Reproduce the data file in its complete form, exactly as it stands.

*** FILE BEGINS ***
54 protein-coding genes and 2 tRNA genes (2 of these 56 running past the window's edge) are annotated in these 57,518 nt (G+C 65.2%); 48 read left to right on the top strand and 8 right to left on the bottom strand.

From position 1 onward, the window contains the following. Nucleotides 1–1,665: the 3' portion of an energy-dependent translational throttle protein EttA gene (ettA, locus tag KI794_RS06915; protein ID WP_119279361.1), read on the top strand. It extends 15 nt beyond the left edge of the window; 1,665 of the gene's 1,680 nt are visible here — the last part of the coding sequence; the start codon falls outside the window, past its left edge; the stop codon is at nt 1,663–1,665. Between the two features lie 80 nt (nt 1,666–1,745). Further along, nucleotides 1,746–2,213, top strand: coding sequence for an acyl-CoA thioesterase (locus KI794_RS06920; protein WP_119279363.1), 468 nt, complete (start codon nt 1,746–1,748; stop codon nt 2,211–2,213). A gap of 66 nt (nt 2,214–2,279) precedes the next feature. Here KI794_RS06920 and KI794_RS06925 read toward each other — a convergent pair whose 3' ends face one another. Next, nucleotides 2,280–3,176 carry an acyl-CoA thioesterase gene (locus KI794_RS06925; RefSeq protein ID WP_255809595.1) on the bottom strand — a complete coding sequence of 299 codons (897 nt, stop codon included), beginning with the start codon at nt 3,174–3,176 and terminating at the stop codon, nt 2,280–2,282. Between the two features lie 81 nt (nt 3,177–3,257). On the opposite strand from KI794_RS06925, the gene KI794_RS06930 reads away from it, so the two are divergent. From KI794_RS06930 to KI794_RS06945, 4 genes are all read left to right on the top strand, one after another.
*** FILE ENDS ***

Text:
54 protein-coding genes and 2 tRNA genes (2 of these 56 running past the window's edge) are annotated in these 57,518 nt (G+C 65.2%); 48 read left to right on the top strand and 8 right to left on the bottom strand.

From position 1 onward, the window contains the following. Nucleotides 1–1,665: the 3' portion of an energy-dependent translational throttle protein EttA gene (ettA, locus tag KI794_RS06915; protein ID WP_119279361.1), read on the top strand. It extends 15 nt beyond the left edge of the window; 1,665 of the gene's 1,680 nt are visible here — the last part of the coding sequence; the start codon falls outside the window, past its left edge; the stop codon is at nt 1,663–1,665. Between the two features lie 80 nt (nt 1,666–1,745). Further along, nucleotides 1,746–2,213, top strand: coding sequence for an acyl-CoA thioesterase (locus KI794_RS06920; protein WP_119279363.1), 468 nt, complete (start codon nt 1,746–1,748; stop codon nt 2,211–2,213). A gap of 66 nt (nt 2,214–2,279) precedes the next feature. Here KI794_RS06920 and KI794_RS06925 read toward each other — a convergent pair whose 3' ends face one another. Next, nucleotides 2,280–3,176 carry an acyl-CoA thioesterase gene (locus KI794_RS06925; RefSeq protein ID WP_255809595.1) on the bottom strand — a complete coding sequence of 299 codons (897 nt, stop codon included), beginning with the start codon at nt 3,174–3,176 and terminating at the stop codon, nt 2,280–2,282. Between the two features lie 81 nt (nt 3,177–3,257). On the opposite strand from KI794_RS06925, the gene KI794_RS06930 reads away from it, so the two are divergent. From KI794_RS06930 to KI794_RS06945, 4 genes are all read left to right on the top strand, one after another.